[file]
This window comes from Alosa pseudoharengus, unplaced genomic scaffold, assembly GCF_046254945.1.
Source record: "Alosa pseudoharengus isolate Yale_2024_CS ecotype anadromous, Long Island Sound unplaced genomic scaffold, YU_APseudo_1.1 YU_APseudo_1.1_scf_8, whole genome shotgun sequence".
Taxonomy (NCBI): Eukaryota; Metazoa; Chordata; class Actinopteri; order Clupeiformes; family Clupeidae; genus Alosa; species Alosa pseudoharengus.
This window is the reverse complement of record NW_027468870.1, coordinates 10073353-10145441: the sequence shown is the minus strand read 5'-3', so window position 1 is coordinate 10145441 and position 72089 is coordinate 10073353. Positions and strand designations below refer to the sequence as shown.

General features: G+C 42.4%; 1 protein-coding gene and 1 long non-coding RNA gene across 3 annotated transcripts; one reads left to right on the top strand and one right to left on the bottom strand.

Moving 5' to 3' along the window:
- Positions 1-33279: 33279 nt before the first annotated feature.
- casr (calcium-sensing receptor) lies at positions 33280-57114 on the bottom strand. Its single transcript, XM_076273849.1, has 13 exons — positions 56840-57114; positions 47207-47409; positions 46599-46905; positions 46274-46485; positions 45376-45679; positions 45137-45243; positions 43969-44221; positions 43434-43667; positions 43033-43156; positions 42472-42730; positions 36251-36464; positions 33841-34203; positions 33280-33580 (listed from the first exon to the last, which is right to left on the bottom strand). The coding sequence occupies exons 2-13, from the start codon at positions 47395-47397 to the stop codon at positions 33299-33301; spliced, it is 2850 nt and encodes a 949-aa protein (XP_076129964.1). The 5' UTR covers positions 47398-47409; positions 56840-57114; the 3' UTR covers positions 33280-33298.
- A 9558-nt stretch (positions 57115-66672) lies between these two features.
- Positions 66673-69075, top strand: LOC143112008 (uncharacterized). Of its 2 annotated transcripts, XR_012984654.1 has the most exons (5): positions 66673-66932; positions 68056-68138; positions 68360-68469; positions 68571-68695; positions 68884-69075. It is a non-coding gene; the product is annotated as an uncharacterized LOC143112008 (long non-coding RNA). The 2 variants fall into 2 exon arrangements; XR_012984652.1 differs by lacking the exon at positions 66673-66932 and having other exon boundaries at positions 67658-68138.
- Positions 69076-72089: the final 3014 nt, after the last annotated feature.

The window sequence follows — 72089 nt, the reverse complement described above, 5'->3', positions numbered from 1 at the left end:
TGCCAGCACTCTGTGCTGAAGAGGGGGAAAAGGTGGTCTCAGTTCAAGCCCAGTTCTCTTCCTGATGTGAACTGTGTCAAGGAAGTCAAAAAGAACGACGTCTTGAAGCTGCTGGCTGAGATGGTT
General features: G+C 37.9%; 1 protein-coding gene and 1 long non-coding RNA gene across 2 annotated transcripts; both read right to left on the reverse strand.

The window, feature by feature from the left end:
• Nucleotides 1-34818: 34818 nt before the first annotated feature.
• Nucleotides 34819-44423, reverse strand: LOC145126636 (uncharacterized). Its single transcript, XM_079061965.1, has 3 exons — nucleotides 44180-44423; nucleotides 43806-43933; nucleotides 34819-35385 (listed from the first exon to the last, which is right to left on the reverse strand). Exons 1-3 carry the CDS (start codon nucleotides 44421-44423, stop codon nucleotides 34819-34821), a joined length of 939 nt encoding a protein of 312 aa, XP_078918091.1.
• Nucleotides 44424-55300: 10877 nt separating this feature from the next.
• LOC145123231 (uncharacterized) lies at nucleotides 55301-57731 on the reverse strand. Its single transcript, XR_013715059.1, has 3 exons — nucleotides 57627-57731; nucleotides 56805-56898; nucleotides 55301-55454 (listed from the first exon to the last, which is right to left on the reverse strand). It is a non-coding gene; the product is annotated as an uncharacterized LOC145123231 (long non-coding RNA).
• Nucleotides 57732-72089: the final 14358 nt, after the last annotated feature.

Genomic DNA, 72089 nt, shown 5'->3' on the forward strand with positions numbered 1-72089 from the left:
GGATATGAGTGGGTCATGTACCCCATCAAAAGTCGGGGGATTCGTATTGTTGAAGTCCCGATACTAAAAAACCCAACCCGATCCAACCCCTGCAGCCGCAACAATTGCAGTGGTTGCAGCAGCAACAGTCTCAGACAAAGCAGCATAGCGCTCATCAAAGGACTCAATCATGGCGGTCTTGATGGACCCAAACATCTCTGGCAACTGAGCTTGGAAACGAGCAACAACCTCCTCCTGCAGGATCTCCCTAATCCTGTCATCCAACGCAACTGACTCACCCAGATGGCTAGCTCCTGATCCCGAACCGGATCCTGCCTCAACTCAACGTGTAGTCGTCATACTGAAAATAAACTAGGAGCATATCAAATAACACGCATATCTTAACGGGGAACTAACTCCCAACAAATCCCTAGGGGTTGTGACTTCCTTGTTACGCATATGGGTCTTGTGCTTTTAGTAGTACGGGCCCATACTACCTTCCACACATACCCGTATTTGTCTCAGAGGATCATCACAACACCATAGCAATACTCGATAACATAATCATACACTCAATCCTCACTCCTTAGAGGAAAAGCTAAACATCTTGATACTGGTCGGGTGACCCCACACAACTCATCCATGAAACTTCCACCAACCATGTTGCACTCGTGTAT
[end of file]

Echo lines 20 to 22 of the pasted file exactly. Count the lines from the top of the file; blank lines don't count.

• Nucleotides 57732-72089: the final 14358 nt, after the last annotated feature.

Genomic DNA, 72089 nt, shown 5'->3' on the forward strand with positions numbered 1-72089 from the left:
GGATATGAGTGGGTCATGTACCCCATCAAAAGTCGGGGGATTCGTATTGTTGAAGTCCCGATACTAAAAAACCCAACCCGATCCAACCCCTGCAGCCGCAACAATTGCAGTGGTTGCAGCAGCAACAGTCTCAGACAAAGCAGCATAGCGCTCATCAAAGGACTCAATCATGGCGGTCTTGATGGACCCAAACATCTCTGGCAACTGAGCTTGGAAACGAGCAACAACCTCCTCCTGCAGGATCTCCCTAATCCTGTCATCCAACGCAACTGACTCACCCAGATGGCTAGCTCCTGATCCCGAACCGGATCCTGCCTCAACTCAACGTGTAGTCGTCATACTGAAAATAAACTAGGAGCATATCAAATAACACGCATATCTTAACGGGGAACTAACTCCCAACAAATCCCTAGGGGTTGTGACTTCCTTGTTACGCATATGGGTCTTGTGCTTTTAGTAGTACGGGCCCATACTACCTTCCACACATACCCGTATTTGTCTCAGAGGATCATCACAACACCATAGCAATACTCGATAACATAATCATACACTCAATCCTCACTCCTTAGAGGAAAAGCTAAACATCTTGATACTGGTCGGGTGACCCCACACAACTCATCCATGAAACTTCCACCAACCATGTTGCACTCGTGTAT